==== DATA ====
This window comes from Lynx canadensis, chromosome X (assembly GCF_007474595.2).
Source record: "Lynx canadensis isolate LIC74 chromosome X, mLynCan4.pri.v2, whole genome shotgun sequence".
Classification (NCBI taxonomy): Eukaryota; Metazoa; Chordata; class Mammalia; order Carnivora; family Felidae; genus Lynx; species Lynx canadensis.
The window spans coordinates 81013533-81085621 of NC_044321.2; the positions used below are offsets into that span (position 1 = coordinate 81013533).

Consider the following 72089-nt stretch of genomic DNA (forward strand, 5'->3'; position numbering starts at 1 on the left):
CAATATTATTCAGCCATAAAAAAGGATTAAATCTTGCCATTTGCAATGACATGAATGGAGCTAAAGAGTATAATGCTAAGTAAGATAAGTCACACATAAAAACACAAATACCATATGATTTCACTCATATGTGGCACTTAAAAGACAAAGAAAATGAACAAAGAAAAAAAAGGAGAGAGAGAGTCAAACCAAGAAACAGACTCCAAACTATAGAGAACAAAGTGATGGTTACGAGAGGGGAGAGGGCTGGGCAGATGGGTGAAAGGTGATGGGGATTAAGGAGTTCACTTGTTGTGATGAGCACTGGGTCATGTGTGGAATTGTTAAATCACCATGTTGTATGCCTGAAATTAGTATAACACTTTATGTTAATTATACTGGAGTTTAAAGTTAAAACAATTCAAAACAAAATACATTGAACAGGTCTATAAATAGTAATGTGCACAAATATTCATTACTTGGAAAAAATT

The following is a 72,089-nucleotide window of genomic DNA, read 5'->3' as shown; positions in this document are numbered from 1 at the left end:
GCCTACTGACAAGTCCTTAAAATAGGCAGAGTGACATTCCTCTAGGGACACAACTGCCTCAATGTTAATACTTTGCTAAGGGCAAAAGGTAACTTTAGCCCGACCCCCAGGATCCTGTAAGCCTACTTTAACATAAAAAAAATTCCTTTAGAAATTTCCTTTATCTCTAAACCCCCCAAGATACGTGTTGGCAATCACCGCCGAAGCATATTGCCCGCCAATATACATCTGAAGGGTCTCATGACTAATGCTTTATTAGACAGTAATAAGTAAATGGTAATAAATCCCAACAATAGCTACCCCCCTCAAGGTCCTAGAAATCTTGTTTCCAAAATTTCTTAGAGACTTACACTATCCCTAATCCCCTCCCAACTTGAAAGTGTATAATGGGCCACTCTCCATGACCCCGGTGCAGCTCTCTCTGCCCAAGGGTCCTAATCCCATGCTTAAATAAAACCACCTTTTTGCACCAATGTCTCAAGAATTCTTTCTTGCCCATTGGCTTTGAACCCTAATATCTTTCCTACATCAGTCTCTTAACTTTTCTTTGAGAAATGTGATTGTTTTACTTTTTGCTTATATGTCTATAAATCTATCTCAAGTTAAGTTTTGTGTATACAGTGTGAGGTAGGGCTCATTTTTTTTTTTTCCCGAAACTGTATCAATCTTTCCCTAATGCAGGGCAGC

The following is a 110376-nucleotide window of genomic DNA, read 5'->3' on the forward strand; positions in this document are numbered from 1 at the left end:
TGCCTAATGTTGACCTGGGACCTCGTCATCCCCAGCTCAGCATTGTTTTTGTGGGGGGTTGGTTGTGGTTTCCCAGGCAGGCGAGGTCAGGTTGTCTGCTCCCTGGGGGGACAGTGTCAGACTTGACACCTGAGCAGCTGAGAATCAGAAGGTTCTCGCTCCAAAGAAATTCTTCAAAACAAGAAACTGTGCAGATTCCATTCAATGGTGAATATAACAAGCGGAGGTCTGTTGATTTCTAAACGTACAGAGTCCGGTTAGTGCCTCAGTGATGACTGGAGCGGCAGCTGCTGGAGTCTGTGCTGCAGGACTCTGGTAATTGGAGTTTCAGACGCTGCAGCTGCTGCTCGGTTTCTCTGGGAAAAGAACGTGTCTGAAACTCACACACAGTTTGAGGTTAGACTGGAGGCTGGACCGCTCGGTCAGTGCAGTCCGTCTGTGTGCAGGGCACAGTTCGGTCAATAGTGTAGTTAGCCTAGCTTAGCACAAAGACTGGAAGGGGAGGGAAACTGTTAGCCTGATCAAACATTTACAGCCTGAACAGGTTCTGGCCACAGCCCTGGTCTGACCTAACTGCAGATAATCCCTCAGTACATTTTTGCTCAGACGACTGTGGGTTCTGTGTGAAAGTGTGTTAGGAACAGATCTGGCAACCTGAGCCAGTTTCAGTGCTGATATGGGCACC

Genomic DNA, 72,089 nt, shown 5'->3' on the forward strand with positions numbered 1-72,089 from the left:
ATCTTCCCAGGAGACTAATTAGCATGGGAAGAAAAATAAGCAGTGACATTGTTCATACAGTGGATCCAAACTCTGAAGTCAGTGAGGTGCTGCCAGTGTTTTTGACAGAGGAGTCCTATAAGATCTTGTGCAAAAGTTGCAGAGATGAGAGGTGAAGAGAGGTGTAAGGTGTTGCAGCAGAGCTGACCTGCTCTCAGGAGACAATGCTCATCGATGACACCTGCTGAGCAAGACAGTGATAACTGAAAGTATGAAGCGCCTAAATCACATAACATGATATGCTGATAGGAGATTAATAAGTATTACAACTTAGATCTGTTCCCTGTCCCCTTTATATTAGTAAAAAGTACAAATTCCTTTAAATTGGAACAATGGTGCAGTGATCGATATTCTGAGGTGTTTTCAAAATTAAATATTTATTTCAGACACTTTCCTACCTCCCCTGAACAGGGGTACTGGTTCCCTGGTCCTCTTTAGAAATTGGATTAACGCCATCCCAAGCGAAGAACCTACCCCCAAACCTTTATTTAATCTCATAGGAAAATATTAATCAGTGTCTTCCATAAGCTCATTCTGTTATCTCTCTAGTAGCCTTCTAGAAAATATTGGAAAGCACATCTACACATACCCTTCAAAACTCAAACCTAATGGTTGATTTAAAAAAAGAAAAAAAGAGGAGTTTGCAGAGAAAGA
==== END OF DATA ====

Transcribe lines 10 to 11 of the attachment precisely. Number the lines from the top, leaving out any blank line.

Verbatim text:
TGCCTAATGTTGACCTGGGACCTCGTCATCCCCAGCTCAGCATTGTTTTTGTGGGGGGTTGGTTGTGGTTTCCCAGGCAGGCGAGGTCAGGTTGTCTGCTCCCTGGGGGGACAGTGTCAGACTTGACACCTGAGCAGCTGAGAATCAGAAGGTTCTCGCTCCAAAGAAATTCTTCAAAACAAGAAACTGTGCAGATTCCATTCAATGGTGAATATAACAAGCGGAGGTCTGTTGATTTCTAAACGTACAGAGTCCGGTTAGTGCCTCAGTGATGACTGGAGCGGCAGCTGCTGGAGTCTGTGCTGCAGGACTCTGGTAATTGGAGTTTCAGACGCTGCAGCTGCTGCTCGGTTTCTCTGGGAAAAGAACGTGTCTGAAACTCACACACAGTTTGAGGTTAGACTGGAGGCTGGACCGCTCGGTCAGTGCAGTCCGTCTGTGTGCAGGGCACAGTTCGGTCAATAGTGTAGTTAGCCTAGCTTAGCACAAAGACTGGAAGGGGAGGGAAACTGTTAGCCTGATCAAACATTTACAGCCTGAACAGGTTCTGGCCACAGCCCTGGTCTGACCTAACTGCAGATAATCCCTCAGTACATTTTTGCTCAGACGACTGTGGGTTCTGTGTGAAAGTGTGTTAGGAACAGATCTGGCAACCTGAGCCAGTTTCAGTGCTGATATGGGCACC

Genomic DNA, 72,089 nt, shown 5'->3' on the forward strand with positions numbered 1-72,089 from the left: